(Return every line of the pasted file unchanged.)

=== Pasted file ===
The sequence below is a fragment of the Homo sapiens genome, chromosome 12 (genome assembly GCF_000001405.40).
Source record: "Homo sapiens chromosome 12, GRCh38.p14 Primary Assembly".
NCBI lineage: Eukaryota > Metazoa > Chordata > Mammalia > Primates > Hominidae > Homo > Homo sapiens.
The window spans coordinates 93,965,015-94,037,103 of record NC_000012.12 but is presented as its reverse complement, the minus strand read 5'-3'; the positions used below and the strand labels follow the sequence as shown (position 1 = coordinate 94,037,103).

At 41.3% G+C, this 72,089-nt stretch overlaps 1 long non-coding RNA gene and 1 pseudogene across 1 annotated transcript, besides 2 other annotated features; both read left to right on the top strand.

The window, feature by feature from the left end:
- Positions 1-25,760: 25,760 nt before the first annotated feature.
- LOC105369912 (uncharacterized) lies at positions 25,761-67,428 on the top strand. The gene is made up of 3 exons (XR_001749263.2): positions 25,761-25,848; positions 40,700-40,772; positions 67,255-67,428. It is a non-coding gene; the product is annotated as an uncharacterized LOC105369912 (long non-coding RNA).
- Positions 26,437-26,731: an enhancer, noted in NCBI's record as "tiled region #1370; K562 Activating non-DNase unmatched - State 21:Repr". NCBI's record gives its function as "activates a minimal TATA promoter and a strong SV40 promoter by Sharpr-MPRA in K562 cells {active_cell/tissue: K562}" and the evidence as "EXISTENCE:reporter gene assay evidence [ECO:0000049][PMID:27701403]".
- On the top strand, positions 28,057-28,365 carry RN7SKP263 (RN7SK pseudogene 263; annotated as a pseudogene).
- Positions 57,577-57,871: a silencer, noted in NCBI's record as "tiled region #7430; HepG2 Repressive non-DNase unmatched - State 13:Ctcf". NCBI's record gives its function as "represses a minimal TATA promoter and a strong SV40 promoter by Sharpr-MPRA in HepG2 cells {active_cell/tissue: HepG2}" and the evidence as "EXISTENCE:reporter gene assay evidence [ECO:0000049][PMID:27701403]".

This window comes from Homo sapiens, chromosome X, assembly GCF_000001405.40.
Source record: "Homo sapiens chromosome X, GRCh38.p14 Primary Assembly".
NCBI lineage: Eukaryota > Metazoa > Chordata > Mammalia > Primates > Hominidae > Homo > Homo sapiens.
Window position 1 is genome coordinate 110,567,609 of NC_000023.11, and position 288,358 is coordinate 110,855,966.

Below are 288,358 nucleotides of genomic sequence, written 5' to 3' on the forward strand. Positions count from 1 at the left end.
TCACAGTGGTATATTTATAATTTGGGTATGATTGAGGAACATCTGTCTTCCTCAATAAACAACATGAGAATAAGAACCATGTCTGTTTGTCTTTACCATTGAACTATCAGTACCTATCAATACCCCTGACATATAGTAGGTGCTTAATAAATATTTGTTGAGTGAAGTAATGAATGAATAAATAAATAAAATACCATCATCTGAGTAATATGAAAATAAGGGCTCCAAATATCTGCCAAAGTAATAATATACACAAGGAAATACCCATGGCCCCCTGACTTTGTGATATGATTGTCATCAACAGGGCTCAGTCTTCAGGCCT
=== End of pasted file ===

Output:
The sequence below is a fragment of the Homo sapiens genome, chromosome 12 (genome assembly GCF_000001405.40).
Source record: "Homo sapiens chromosome 12, GRCh38.p14 Primary Assembly".
NCBI lineage: Eukaryota > Metazoa > Chordata > Mammalia > Primates > Hominidae > Homo > Homo sapiens.
The window spans coordinates 93,965,015-94,037,103 of record NC_000012.12 but is presented as its reverse complement, the minus strand read 5'-3'; the positions used below and the strand labels follow the sequence as shown (position 1 = coordinate 94,037,103).

At 41.3% G+C, this 72,089-nt stretch overlaps 1 long non-coding RNA gene and 1 pseudogene across 1 annotated transcript, besides 2 other annotated features; both read left to right on the top strand.

The window, feature by feature from the left end:
- Positions 1-25,760: 25,760 nt before the first annotated feature.
- LOC105369912 (uncharacterized) lies at positions 25,761-67,428 on the top strand. The gene is made up of 3 exons (XR_001749263.2): positions 25,761-25,848; positions 40,700-40,772; positions 67,255-67,428. It is a non-coding gene; the product is annotated as an uncharacterized LOC105369912 (long non-coding RNA).
- Positions 26,437-26,731: an enhancer, noted in NCBI's record as "tiled region #1370; K562 Activating non-DNase unmatched - State 21:Repr". NCBI's record gives its function as "activates a minimal TATA promoter and a strong SV40 promoter by Sharpr-MPRA in K562 cells {active_cell/tissue: K562}" and the evidence as "EXISTENCE:reporter gene assay evidence [ECO:0000049][PMID:27701403]".
- On the top strand, positions 28,057-28,365 carry RN7SKP263 (RN7SK pseudogene 263; annotated as a pseudogene).
- Positions 57,577-57,871: a silencer, noted in NCBI's record as "tiled region #7430; HepG2 Repressive non-DNase unmatched - State 13:Ctcf". NCBI's record gives its function as "represses a minimal TATA promoter and a strong SV40 promoter by Sharpr-MPRA in HepG2 cells {active_cell/tissue: HepG2}" and the evidence as "EXISTENCE:reporter gene assay evidence [ECO:0000049][PMID:27701403]".

This window comes from Homo sapiens, chromosome X, assembly GCF_000001405.40.
Source record: "Homo sapiens chromosome X, GRCh38.p14 Primary Assembly".
NCBI lineage: Eukaryota > Metazoa > Chordata > Mammalia > Primates > Hominidae > Homo > Homo sapiens.
Window position 1 is genome coordinate 110,567,609 of NC_000023.11, and position 288,358 is coordinate 110,855,966.

Below are 288,358 nucleotides of genomic sequence, written 5' to 3' on the forward strand. Positions count from 1 at the left end.
TCACAGTGGTATATTTATAATTTGGGTATGATTGAGGAACATCTGTCTTCCTCAATAAACAACATGAGAATAAGAACCATGTCTGTTTGTCTTTACCATTGAACTATCAGTACCTATCAATACCCCTGACATATAGTAGGTGCTTAATAAATATTTGTTGAGTGAAGTAATGAATGAATAAATAAATAAAATACCATCATCTGAGTAATATGAAAATAAGGGCTCCAAATATCTGCCAAAGTAATAATATACACAAGGAAATACCCATGGCCCCCTGACTTTGTGATATGATTGTCATCAACAGGGCTCAGTCTTCAGGCCT